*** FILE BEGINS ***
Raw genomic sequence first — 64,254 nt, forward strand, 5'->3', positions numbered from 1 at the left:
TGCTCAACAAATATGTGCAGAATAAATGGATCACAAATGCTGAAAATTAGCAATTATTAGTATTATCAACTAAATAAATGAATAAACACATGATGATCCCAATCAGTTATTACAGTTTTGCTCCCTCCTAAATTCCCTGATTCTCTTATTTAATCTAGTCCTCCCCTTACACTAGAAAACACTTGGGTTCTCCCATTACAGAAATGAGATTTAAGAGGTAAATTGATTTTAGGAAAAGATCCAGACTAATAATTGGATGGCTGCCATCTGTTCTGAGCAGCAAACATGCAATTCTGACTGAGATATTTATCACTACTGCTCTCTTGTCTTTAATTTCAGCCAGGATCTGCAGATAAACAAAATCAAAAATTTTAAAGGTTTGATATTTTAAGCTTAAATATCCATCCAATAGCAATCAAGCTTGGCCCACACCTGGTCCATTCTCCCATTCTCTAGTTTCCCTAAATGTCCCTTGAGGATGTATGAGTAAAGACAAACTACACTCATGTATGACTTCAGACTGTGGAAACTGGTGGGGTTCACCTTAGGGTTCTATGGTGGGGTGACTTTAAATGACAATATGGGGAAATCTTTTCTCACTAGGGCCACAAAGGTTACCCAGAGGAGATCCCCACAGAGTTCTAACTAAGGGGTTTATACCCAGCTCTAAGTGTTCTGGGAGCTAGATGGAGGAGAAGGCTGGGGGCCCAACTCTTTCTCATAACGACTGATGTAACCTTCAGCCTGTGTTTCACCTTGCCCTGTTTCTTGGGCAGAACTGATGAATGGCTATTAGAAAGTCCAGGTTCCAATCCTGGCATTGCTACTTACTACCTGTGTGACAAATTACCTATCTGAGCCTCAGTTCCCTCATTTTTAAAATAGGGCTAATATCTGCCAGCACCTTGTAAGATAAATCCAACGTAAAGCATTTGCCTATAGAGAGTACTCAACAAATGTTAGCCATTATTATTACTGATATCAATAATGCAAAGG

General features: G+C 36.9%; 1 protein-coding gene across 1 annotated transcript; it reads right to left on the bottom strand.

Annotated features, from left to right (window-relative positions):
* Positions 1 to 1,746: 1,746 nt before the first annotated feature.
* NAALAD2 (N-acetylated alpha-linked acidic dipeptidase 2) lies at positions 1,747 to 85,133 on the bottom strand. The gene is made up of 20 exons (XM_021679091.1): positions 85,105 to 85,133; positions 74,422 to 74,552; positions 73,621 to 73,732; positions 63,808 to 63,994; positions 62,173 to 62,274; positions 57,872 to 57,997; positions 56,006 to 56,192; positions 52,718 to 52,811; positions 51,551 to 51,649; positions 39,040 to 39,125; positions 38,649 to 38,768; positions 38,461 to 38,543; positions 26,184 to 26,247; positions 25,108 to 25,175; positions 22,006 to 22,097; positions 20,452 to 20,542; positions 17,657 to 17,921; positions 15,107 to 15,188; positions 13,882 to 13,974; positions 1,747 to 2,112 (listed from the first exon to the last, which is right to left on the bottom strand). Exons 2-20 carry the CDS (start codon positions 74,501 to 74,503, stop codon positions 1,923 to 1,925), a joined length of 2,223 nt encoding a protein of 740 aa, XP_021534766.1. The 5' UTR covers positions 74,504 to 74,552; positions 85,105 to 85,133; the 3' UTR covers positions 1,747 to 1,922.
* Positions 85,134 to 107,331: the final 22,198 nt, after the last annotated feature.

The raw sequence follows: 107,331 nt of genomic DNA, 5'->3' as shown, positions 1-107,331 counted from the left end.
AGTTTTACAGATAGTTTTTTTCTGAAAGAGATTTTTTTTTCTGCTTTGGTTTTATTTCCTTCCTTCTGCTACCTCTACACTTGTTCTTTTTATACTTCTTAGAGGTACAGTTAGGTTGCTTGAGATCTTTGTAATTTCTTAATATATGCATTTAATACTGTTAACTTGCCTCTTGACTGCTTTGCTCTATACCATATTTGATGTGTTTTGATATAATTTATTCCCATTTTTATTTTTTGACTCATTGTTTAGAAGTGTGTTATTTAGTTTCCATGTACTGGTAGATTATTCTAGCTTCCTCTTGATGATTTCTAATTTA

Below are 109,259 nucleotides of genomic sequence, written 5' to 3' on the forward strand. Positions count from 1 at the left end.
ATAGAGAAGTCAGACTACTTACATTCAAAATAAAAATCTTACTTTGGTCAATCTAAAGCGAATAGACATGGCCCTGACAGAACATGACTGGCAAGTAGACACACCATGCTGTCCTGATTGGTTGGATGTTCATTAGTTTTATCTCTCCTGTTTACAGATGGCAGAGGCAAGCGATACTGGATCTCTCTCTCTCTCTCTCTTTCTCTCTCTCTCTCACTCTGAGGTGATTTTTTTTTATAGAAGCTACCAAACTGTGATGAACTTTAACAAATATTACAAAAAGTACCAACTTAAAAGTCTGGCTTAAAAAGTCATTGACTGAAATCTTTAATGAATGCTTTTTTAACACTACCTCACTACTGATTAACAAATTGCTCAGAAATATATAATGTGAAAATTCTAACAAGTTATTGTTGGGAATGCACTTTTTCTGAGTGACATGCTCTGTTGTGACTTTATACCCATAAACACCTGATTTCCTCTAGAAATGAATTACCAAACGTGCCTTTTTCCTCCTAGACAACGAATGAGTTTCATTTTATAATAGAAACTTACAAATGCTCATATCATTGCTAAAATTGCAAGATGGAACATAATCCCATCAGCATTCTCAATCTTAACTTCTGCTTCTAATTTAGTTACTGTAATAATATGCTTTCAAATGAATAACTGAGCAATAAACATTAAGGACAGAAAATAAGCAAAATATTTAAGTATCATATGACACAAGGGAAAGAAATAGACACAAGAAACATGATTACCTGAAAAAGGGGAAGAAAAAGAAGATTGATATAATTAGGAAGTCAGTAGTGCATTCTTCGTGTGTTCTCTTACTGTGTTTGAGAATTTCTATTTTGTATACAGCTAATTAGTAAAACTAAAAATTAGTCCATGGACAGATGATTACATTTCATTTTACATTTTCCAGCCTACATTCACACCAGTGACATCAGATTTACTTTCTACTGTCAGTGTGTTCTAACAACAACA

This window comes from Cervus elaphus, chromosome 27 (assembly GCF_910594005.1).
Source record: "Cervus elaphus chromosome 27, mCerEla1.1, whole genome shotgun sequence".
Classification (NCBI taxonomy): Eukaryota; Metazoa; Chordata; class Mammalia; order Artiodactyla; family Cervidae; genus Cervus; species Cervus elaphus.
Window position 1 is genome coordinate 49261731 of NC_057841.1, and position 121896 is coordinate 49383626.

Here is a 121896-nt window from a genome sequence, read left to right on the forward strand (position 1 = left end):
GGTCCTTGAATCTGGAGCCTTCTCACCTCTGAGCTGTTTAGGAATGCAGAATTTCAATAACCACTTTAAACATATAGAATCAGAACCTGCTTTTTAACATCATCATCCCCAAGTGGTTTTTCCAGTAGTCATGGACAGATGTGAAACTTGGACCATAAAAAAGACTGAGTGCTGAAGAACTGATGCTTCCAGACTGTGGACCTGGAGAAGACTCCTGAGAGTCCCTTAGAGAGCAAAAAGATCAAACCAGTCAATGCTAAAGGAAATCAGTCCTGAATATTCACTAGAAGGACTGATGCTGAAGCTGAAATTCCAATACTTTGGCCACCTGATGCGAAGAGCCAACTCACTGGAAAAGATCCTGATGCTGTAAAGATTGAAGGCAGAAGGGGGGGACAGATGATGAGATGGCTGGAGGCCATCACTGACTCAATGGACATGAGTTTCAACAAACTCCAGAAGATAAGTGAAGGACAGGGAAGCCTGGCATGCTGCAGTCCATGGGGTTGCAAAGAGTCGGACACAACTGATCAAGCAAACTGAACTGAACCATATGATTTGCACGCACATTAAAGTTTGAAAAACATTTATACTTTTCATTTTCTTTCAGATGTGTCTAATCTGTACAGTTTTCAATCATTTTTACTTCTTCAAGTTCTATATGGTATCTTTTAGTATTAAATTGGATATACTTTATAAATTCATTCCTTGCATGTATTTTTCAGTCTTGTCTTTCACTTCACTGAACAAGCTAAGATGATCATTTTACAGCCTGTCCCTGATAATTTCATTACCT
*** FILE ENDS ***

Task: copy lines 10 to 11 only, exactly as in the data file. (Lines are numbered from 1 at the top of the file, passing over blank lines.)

Below are 109,259 nucleotides of genomic sequence, written 5' to 3' on the forward strand. Positions count from 1 at the left end.
ATAGAGAAGTCAGACTACTTACATTCAAAATAAAAATCTTACTTTGGTCAATCTAAAGCGAATAGACATGGCCCTGACAGAACATGACTGGCAAGTAGACACACCATGCTGTCCTGATTGGTTGGATGTTCATTAGTTTTATCTCTCCTGTTTACAGATGGCAGAGGCAAGCGATACTGGATCTCTCTCTCTCTCTCTCTTTCTCTCTCTCTCTCACTCTGAGGTGATTTTTTTTTATAGAAGCTACCAAACTGTGATGAACTTTAACAAATATTACAAAAAGTACCAACTTAAAAGTCTGGCTTAAAAAGTCATTGACTGAAATCTTTAATGAATGCTTTTTTAACACTACCTCACTACTGATTAACAAATTGCTCAGAAATATATAATGTGAAAATTCTAACAAGTTATTGTTGGGAATGCACTTTTTCTGAGTGACATGCTCTGTTGTGACTTTATACCCATAAACACCTGATTTCCTCTAGAAATGAATTACCAAACGTGCCTTTTTCCTCCTAGACAACGAATGAGTTTCATTTTATAATAGAAACTTACAAATGCTCATATCATTGCTAAAATTGCAAGATGGAACATAATCCCATCAGCATTCTCAATCTTAACTTCTGCTTCTAATTTAGTTACTGTAATAATATGCTTTCAAATGAATAACTGAGCAATAAACATTAAGGACAGAAAATAAGCAAAATATTTAAGTATCATATGACACAAGGGAAAGAAATAGACACAAGAAACATGATTACCTGAAAAAGGGGAAGAAAAAGAAGATTGATATAATTAGGAAGTCAGTAGTGCATTCTTCGTGTGTTCTCTTACTGTGTTTGAGAATTTCTATTTTGTATACAGCTAATTAGTAAAACTAAAAATTAGTCCATGGACAGATGATTACATTTCATTTTACATTTTCCAGCCTACATTCACACCAGTGACATCAGATTTACTTTCTACTGTCAGTGTGTTCTAACAACAACA